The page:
In this special session we will probably focus on three main directions depending on submissions..  Many researchers have interest in at least two of them. Our organizers know each other well, and are related to various laboratories interested in these issues in Israel, USA, Portugal,and  New Zealand . However, general submissions in these areas are very welcome. .

1. Recognizing and Classifying Cognitive and Brain activities using Neurocomputation and related technologies 

This is a very complex area wherein the neurocomputation serves as a tool; to help uncover subtle relationships.

In this area, there is much “old fashioned” work on feature selection and choice of learning method. Yet systematic methodology is still in modus ascendii and one aim of the meeting is to help clarify this.  Some of this work does not fit easily into, e.g. deep learning techniques because of the relative paucity of data points. Thus, also experimental theoretical work relating to how to manage with “small data” would be appropriate as long as it has links to the cognitive aspect.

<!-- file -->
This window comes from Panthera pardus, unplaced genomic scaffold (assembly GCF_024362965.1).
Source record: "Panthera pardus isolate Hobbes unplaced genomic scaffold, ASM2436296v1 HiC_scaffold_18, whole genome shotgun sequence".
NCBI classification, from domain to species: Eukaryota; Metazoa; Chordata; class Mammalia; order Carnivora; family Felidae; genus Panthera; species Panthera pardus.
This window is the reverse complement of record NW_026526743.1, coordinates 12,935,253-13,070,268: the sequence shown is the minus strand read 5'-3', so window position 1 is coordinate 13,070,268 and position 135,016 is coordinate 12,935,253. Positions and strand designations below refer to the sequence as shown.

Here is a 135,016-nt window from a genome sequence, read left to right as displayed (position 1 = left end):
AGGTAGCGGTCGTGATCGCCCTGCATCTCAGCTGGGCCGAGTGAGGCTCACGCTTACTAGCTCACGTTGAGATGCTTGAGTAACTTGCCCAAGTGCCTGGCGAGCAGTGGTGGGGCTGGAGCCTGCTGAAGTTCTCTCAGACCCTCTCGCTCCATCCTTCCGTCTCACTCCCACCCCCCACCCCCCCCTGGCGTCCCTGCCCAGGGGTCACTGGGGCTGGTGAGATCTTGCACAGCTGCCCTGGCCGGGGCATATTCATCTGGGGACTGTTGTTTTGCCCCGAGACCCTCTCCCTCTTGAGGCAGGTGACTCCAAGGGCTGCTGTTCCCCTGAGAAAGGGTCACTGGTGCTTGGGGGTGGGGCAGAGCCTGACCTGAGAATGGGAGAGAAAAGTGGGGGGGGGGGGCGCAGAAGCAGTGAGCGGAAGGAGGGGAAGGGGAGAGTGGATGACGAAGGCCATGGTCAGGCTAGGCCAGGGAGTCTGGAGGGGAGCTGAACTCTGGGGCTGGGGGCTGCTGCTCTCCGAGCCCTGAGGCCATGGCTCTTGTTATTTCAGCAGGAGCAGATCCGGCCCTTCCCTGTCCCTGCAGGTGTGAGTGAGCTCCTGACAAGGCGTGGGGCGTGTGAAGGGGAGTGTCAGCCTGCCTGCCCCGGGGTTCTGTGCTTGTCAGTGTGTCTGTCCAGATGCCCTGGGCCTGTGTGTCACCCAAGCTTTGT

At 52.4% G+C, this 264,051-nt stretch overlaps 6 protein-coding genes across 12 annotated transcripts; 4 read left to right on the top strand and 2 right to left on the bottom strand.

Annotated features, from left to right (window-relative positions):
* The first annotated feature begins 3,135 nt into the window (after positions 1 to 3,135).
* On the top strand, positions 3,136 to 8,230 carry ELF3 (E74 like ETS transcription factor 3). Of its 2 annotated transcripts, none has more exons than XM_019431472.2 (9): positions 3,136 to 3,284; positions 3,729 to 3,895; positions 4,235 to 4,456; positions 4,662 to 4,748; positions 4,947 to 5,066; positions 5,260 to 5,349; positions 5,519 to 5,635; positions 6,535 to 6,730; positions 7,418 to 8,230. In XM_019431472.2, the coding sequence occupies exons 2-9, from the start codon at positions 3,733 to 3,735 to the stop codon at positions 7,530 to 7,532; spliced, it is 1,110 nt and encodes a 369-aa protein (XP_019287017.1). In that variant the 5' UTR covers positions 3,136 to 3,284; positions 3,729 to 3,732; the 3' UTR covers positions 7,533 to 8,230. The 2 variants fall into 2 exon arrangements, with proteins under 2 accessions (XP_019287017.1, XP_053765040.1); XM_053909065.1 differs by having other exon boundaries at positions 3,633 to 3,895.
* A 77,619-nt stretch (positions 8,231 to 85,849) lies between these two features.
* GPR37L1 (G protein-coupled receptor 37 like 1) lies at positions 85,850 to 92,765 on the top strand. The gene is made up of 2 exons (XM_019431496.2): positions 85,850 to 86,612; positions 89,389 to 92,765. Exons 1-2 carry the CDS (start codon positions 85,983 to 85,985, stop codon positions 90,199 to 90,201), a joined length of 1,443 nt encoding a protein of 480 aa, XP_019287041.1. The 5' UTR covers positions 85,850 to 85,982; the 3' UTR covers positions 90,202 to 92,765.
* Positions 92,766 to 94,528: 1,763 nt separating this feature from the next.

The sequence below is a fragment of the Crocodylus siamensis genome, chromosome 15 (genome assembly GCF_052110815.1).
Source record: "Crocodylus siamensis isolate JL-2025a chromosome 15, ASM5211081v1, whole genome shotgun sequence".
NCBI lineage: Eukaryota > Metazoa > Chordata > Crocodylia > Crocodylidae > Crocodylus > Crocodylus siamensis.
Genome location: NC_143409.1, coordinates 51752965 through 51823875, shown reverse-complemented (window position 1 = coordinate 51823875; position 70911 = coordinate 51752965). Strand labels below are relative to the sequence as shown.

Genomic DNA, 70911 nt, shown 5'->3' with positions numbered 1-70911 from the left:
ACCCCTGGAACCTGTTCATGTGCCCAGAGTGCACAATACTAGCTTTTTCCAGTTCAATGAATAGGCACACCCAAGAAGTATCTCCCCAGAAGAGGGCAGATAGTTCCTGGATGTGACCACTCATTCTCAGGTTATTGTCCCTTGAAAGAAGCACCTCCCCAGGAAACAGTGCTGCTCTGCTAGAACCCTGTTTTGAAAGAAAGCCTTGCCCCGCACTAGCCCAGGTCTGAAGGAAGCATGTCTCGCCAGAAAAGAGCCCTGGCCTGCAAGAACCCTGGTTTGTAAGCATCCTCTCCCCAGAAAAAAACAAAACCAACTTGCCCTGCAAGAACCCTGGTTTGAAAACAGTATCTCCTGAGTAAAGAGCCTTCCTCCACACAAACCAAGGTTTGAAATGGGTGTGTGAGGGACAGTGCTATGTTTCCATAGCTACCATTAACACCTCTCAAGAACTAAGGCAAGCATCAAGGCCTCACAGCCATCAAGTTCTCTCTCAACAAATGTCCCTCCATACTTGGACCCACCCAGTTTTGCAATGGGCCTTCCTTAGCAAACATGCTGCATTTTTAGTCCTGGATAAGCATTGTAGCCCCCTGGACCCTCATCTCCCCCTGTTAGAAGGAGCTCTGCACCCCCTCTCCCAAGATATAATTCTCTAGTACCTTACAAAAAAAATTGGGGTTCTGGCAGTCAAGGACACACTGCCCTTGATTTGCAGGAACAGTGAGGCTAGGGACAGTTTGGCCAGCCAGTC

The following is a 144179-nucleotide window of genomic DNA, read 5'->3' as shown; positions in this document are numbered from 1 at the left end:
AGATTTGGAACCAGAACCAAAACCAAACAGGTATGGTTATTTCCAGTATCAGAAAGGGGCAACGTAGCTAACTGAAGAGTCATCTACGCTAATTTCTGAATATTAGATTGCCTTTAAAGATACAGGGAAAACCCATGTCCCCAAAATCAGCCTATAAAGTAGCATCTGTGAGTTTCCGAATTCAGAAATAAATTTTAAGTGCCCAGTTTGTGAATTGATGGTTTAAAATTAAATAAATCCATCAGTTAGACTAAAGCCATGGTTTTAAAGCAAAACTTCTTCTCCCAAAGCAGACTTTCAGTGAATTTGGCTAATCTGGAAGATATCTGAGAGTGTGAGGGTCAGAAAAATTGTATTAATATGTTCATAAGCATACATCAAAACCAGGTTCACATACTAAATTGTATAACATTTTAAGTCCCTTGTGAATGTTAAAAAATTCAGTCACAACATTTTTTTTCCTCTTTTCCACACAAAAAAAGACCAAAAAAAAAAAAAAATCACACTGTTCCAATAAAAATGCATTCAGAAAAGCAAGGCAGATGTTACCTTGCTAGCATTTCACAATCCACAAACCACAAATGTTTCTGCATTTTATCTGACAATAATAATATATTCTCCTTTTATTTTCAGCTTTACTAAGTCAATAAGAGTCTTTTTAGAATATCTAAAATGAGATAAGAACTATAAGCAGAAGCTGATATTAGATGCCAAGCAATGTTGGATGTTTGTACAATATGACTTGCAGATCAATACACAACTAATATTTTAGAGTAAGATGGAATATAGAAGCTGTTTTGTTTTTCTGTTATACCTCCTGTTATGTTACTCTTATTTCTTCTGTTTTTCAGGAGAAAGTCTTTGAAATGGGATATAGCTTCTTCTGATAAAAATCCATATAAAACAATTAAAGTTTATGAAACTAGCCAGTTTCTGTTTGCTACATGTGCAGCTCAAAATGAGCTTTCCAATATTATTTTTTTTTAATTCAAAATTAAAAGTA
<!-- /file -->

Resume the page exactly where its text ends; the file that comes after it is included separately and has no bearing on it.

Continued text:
1. Example: Work by Nawa, Ando et al (CiNet, Osaka, Japan) on the ability to judge valence of free recall human biographical memories.
    2. Example: Work to do diagnosis and early prognosis of Neuro-degenerative diseases (such as Parkinson’s Disease) from various sorts of features and data (See e.g. Frid, Kantor et al.)
    3. Example: Epileptic Seizure Predictions (See e.g. B. Ribeiro et. al.)
    4. Temporal data still remains a difficulty, both in collection and analysis.  One such method, recently presented involves “deconvolution of training data” followed by artificial production of all possible artificially convolved data.  (See e.g. Bitan, Shalelshivili et al , 2017.) Further work in this direction will be welcomed on different data sets as well as other methodologies.

2. Developing Neuro-computation Models as a means to develop or test cognitive theories via simulation, especially cognitive modeling and computational models of creativity